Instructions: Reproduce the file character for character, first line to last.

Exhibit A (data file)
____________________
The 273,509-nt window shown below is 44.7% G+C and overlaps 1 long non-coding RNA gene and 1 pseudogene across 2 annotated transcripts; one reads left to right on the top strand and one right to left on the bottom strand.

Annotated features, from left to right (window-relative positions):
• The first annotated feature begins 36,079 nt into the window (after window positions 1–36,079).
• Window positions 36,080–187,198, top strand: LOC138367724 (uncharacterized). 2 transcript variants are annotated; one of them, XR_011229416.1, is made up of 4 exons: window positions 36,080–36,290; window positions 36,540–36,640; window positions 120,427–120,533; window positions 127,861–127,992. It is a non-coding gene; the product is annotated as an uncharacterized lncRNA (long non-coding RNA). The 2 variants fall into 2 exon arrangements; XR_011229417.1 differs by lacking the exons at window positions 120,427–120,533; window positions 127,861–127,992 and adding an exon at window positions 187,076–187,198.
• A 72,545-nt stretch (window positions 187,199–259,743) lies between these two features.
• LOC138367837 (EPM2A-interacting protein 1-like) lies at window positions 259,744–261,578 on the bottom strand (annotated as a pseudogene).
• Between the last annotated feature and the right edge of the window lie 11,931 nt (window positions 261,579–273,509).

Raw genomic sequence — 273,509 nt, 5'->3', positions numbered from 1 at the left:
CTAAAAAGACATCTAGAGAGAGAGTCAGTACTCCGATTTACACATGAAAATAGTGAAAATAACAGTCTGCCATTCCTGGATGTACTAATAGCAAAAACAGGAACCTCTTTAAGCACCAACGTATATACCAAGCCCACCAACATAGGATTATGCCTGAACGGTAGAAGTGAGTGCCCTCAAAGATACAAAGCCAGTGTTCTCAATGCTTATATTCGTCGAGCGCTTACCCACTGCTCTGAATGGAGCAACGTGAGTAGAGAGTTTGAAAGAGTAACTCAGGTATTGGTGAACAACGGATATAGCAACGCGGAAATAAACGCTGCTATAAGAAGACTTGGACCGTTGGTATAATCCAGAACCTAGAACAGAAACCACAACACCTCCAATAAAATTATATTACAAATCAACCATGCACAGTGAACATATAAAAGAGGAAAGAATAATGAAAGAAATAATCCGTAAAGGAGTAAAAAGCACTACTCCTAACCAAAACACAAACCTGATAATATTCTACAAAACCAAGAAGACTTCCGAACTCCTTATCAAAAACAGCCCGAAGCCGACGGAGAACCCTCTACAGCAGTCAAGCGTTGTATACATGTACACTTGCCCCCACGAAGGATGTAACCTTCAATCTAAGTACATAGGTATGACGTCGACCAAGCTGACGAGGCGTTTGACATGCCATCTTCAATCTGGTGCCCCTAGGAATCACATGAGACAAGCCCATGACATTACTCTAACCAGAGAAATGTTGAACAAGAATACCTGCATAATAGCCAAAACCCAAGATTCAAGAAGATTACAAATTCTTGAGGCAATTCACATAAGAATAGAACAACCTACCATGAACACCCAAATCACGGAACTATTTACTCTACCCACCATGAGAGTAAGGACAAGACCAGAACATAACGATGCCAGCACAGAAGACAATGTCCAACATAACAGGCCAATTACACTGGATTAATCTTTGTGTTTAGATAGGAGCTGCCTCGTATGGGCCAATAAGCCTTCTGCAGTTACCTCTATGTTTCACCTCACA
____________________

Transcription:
The 273,509-nt window shown below is 44.7% G+C and overlaps 1 long non-coding RNA gene and 1 pseudogene across 2 annotated transcripts; one reads left to right on the top strand and one right to left on the bottom strand.

Annotated features, from left to right (window-relative positions):
• The first annotated feature begins 36,079 nt into the window (after window positions 1–36,079).
• Window positions 36,080–187,198, top strand: LOC138367724 (uncharacterized). 2 transcript variants are annotated; one of them, XR_011229416.1, is made up of 4 exons: window positions 36,080–36,290; window positions 36,540–36,640; window positions 120,427–120,533; window positions 127,861–127,992. It is a non-coding gene; the product is annotated as an uncharacterized lncRNA (long non-coding RNA). The 2 variants fall into 2 exon arrangements; XR_011229417.1 differs by lacking the exons at window positions 120,427–120,533; window positions 127,861–127,992 and adding an exon at window positions 187,076–187,198.
• A 72,545-nt stretch (window positions 187,199–259,743) lies between these two features.
• LOC138367837 (EPM2A-interacting protein 1-like) lies at window positions 259,744–261,578 on the bottom strand (annotated as a pseudogene).
• Between the last annotated feature and the right edge of the window lie 11,931 nt (window positions 261,579–273,509).

Raw genomic sequence — 273,509 nt, 5'->3', positions numbered from 1 at the left:
CTAAAAAGACATCTAGAGAGAGAGTCAGTACTCCGATTTACACATGAAAATAGTGAAAATAACAGTCTGCCATTCCTGGATGTACTAATAGCAAAAACAGGAACCTCTTTAAGCACCAACGTATATACCAAGCCCACCAACATAGGATTATGCCTGAACGGTAGAAGTGAGTGCCCTCAAAGATACAAAGCCAGTGTTCTCAATGCTTATATTCGTCGAGCGCTTACCCACTGCTCTGAATGGAGCAACGTGAGTAGAGAGTTTGAAAGAGTAACTCAGGTATTGGTGAACAACGGATATAGCAACGCGGAAATAAACGCTGCTATAAGAAGACTTGGACCGTTGGTATAATCCAGAACCTAGAACAGAAACCACAACACCTCCAATAAAATTATATTACAAATCAACCATGCACAGTGAACATATAAAAGAGGAAAGAATAATGAAAGAAATAATCCGTAAAGGAGTAAAAAGCACTACTCCTAACCAAAACACAAACCTGATAATATTCTACAAAACCAAGAAGACTTCCGAACTCCTTATCAAAAACAGCCCGAAGCCGACGGAGAACCCTCTACAGCAGTCAAGCGTTGTATACATGTACACTTGCCCCCACGAAGGATGTAACCTTCAATCTAAGTACATAGGTATGACGTCGACCAAGCTGACGAGGCGTTTGACATGCCATCTTCAATCTGGTGCCCCTAGGAATCACATGAGACAAGCCCATGACATTACTCTAACCAGAGAAATGTTGAACAAGAATACCTGCATAATAGCCAAAACCCAAGATTCAAGAAGATTACAAATTCTTGAGGCAATTCACATAAGAATAGAACAACCTACCATGAACACCCAAATCACGGAACTATTTACTCTACCCACCATGAGAGTAAGGACAAGACCAGAACATAACGATGCCAGCACAGAAGACAATGTCCAACATAACAGGCCAATTACACTGGATTAATCTTTGTGTTTAGATAGGAGCTGCCTCGTATGGGCCAATAAGCCTTCTGCAGTTACCTCTATGTTTCACCTCACA